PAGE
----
“Your lawn doesn’t necessarily have to look like a dessert for it to be water-savvy,” explained Tatsumi. “Avoiding ice plants like aloe vera or succulents can reduce water consumption. There are alternative plants to use when designing any space, private or public.”
In addition to sustainable and high-efficient irrigation design, Tatsumi also looks to maximize the overall aesthetic look of his projects.
Contractors and engineers look for efficiency, something that works, whereas landscape architects look to improve the over aesthetic of the space.
“For us, we try and bridge that aesthetic and efficiency together,” Tatsumi explains.
In Nick Federoff’s PBS feature “Things Green,” Tatsumi explains how some design concepts can truly shape a space without people knowing it. The show explores how small spaces using different textures like brick vs. concrete can quicken or slow down people as they walk through them. The way people enter spaces unconsciously can be shaped through design, playing with psychological perceptions.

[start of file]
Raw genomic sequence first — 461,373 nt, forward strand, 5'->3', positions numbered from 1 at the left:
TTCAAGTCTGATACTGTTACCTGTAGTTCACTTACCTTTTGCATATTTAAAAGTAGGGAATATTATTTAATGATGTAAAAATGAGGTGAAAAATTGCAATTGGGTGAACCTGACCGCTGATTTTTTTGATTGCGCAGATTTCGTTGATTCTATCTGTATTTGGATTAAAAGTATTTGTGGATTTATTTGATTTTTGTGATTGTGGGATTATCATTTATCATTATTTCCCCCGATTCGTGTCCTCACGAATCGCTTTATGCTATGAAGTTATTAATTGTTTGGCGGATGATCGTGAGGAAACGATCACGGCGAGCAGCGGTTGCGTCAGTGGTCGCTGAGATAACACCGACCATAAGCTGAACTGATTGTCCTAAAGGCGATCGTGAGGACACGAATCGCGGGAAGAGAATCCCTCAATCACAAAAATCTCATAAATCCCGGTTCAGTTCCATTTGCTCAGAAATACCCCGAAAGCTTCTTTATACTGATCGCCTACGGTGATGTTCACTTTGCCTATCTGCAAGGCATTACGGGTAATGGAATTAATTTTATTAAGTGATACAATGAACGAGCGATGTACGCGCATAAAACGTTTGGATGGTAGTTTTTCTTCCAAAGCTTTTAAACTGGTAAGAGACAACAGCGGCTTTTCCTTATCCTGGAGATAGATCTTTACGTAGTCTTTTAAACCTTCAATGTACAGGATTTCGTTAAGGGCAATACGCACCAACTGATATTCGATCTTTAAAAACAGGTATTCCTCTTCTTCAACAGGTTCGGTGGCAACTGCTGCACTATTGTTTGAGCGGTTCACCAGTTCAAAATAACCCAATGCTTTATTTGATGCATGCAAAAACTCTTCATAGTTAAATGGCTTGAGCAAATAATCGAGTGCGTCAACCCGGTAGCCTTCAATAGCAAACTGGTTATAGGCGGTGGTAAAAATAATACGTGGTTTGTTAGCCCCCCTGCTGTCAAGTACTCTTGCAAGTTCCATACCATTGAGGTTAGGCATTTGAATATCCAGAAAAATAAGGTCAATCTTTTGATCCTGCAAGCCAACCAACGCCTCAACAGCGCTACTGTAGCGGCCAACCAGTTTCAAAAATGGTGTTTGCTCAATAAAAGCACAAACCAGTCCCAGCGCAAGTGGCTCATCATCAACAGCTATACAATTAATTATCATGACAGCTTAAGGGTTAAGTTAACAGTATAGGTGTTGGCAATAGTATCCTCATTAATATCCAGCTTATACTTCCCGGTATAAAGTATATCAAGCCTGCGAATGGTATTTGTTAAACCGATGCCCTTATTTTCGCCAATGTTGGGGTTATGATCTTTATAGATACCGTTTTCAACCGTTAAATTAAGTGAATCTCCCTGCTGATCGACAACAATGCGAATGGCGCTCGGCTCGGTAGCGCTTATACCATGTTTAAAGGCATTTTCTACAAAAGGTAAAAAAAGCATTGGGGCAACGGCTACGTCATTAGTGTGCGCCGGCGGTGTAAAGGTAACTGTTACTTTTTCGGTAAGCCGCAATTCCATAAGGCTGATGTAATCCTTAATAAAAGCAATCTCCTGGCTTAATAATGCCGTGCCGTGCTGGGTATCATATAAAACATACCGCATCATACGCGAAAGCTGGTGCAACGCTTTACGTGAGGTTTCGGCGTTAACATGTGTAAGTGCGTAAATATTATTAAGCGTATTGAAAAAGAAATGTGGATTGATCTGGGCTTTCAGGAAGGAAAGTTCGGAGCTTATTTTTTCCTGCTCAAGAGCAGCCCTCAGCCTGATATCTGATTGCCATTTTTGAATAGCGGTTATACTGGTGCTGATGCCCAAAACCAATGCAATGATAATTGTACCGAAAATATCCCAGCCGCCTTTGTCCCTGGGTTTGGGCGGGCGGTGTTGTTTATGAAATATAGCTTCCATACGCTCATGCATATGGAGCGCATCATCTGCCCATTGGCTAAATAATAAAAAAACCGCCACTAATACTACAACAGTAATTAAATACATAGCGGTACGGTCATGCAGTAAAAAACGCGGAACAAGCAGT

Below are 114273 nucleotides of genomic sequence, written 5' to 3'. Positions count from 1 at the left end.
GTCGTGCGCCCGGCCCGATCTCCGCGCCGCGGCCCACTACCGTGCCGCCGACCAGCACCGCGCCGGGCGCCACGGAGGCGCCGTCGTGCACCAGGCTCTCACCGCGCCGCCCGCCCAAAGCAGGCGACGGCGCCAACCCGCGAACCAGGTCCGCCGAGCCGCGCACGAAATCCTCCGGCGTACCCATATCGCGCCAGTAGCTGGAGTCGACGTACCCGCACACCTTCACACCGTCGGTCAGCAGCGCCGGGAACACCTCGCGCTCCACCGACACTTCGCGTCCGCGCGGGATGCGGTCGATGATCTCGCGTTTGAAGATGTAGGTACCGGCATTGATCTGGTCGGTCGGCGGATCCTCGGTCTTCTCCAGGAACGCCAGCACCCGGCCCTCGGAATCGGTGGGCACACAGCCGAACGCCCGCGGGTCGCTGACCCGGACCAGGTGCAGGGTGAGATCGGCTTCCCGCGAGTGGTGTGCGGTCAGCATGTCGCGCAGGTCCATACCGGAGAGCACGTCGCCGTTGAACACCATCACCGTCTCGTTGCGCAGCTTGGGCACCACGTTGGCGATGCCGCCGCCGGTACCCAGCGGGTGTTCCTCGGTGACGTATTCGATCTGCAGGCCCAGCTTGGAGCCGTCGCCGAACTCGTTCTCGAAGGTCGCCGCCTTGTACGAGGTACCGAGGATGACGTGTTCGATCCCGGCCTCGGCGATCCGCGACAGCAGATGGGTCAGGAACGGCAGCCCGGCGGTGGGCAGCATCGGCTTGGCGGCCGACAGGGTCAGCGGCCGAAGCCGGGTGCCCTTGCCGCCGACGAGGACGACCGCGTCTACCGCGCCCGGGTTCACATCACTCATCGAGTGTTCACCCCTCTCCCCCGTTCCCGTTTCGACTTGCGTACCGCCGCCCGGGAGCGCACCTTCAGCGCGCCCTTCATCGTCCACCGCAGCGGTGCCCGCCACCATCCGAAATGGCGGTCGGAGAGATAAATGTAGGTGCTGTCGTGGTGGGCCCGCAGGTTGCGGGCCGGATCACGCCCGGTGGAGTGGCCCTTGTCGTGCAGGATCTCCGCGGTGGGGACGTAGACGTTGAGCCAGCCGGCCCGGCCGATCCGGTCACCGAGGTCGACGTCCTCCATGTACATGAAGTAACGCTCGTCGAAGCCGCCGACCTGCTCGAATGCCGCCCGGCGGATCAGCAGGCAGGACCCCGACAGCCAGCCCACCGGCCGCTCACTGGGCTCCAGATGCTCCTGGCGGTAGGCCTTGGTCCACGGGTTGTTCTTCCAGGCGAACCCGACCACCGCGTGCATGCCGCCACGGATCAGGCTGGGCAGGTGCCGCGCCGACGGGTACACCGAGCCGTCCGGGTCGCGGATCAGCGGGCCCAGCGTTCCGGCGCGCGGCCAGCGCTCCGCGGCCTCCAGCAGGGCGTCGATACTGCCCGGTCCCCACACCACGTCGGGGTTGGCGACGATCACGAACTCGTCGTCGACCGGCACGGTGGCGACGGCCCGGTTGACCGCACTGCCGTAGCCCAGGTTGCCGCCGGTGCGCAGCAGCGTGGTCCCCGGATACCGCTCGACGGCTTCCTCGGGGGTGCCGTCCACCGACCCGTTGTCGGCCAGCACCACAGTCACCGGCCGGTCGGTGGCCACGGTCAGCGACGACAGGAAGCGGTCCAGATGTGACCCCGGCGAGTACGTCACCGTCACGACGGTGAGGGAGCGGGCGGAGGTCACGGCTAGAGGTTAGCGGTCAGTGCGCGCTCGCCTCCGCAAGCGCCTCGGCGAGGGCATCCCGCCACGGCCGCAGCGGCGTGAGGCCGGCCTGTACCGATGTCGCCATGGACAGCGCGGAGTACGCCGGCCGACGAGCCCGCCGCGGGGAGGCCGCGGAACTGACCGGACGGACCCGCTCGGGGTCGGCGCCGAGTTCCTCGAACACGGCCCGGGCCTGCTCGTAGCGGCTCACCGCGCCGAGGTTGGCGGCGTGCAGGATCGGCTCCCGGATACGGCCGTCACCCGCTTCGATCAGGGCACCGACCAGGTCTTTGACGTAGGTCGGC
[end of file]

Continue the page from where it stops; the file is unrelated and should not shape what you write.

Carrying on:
Today, the architectural design firm is involved in many visual quality management projects. The agency, along with environmental teams and engineers, works to model and assess what the visual impacts of projects such as freeways, bridges or any other developments will be.
For now in places like the Bay Area, some water providers are limiting lawn-watering days with no enforcement, leaving homeowners left to take actions.
“We don’t want places to look like garbage, and it doesn’t have to,” Tatsumi suggested. “Design is definitely not doomed because of the water cutbacks.”